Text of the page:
Fig.2 shows the optical microscopic images of chip with progression of the machining duration at different cutting speeds of 51 and 84 m/min using uncoated and PVD coated carbide inserts. It was noted that as machining duration increased from 51 to 84 m/min, continuous chips with large curl radii were formed while machining with uncoated carbide inserts. Similar observation was noted when cutting speed was increased (Tekiner & Yesilyurt, 2004).This can be attributed to high tool wear rate of uncoated carbide inserts with progression of machining duration as well increase in cutting speed. Whereas in case of PVD multilayer coated tools, the chips formed at initial duration of machining was of segmented form but as machining duration progresses the chip become long and continuous type. During machining duration of 180 s the chips obtained were of snarled type for both the cutting speeds.

Machining duration, s

Uncoated

Coated

Vc=51,f= 0.15 mm/rev, t=l mm and Environment Dry

Segmented chip

Long continuous coiled chips

Vc=84 m/min, f= 0.15 mm/rev, t=l mm and Environment Dry

Fig.2. Optical microscopic images of chips with progression of machining duration for different cutting speed of 51 and 84 m/min for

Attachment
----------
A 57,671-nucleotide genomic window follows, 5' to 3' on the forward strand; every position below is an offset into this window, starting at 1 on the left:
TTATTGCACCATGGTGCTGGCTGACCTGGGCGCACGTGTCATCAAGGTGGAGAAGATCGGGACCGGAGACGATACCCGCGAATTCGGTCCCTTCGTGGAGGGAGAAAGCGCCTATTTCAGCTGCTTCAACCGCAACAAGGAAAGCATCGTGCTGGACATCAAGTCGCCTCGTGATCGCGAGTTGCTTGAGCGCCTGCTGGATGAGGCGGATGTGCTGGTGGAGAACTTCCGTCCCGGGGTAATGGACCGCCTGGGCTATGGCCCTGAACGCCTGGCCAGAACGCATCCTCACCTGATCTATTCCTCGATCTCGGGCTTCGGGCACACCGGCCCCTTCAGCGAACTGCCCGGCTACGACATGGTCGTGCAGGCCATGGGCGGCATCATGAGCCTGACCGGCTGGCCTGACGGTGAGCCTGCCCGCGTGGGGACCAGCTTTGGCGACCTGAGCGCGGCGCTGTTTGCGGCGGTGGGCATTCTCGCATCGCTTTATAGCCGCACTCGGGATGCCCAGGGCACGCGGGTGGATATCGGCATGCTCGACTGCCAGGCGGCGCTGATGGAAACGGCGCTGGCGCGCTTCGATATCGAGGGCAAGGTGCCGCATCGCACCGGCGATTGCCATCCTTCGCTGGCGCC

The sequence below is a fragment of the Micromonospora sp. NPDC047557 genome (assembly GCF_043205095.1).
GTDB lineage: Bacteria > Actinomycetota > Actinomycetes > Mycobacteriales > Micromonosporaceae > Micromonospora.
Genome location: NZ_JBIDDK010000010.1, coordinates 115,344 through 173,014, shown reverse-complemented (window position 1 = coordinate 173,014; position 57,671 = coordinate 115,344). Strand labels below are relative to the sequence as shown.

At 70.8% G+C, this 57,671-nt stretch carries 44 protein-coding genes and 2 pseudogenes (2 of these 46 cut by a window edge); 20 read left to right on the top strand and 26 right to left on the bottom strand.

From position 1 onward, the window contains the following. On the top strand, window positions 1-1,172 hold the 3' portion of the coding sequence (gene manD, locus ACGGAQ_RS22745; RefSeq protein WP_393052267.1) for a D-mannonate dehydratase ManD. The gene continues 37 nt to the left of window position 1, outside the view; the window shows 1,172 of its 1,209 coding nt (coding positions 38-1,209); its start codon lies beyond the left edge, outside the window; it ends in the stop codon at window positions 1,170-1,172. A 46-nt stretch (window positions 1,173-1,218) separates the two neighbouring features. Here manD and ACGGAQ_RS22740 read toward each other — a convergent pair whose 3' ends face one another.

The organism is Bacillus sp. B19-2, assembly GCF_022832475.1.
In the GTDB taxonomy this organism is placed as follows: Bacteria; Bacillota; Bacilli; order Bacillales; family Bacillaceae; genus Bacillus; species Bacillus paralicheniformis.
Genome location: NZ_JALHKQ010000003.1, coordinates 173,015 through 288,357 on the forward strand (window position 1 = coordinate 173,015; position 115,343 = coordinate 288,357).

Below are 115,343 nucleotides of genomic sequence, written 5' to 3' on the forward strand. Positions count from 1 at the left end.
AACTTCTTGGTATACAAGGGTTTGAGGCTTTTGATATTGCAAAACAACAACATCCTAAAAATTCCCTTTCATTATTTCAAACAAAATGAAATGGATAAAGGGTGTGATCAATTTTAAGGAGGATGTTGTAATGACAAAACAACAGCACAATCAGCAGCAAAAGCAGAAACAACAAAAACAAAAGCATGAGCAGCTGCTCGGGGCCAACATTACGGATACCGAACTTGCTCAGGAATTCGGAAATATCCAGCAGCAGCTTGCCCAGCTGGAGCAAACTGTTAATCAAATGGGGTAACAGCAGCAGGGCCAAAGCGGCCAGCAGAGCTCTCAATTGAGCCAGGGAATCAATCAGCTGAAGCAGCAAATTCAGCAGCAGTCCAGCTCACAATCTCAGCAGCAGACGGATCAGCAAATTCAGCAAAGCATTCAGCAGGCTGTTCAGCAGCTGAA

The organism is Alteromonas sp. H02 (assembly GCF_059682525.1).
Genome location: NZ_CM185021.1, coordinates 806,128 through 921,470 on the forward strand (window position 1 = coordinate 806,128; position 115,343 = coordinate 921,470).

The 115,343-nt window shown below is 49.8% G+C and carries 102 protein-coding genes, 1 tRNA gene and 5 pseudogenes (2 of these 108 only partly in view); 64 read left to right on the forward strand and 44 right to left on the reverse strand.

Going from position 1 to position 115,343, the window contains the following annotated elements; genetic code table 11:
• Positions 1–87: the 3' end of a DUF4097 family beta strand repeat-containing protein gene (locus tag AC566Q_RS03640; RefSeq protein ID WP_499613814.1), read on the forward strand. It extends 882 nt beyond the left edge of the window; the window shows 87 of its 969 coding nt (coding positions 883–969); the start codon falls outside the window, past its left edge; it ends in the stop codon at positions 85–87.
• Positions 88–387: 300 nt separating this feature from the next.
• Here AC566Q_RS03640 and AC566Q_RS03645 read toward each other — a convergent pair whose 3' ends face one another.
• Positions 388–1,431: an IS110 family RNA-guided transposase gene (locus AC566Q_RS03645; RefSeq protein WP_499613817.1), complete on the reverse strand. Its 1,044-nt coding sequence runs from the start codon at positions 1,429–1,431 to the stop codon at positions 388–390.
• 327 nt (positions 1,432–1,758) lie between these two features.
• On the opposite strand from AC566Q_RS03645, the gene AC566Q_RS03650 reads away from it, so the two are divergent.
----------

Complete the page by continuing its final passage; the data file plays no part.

uncoated and coated insert

3.2. Chip thickness ratio

The cutting parameters have significant influence on the chip thickness ratio. Fig.3 depicts the effect of machining duration at two different cutting speeds on the chip thickness ratio during dry machining of Inconel 825 with uncoated and coated insert. As the machining duration progressed, the chip thickness ratio decreased for both cutting speeds (51 and 84 m/min). It can be due to the fact that with the progression of machining duration, the tool wear increases thereby generating high chip thickness. It was also observed that chip thickness ratio increased with increase in cutting speed (Thakur et al., 2009b). This occurred due to decrease in friction at tool-chip interfaces with increase in cutting speed which in turn reduces shear deformation or chip thickness. The multilayer TiN/TiAIN coated tool lowers the friction at the chip tool interface resulting in less deformation of chip than that of uncoated tool, hence resulting in high chip thickness ratio of coated tools.

0.90-, £ 0.84-| 0.78-

i 0.72-

JS ■

.a 0.66,

.& 0.60-o ■ 0.540.48-

Vc= 51 m/min, f= 0.15 mm/rev, DOC = 1 mm

- Uncoated

- Coated

0 40 80 120 160

Machining duration, s

S 0.84-1 .o

J 0.72-

0.54-1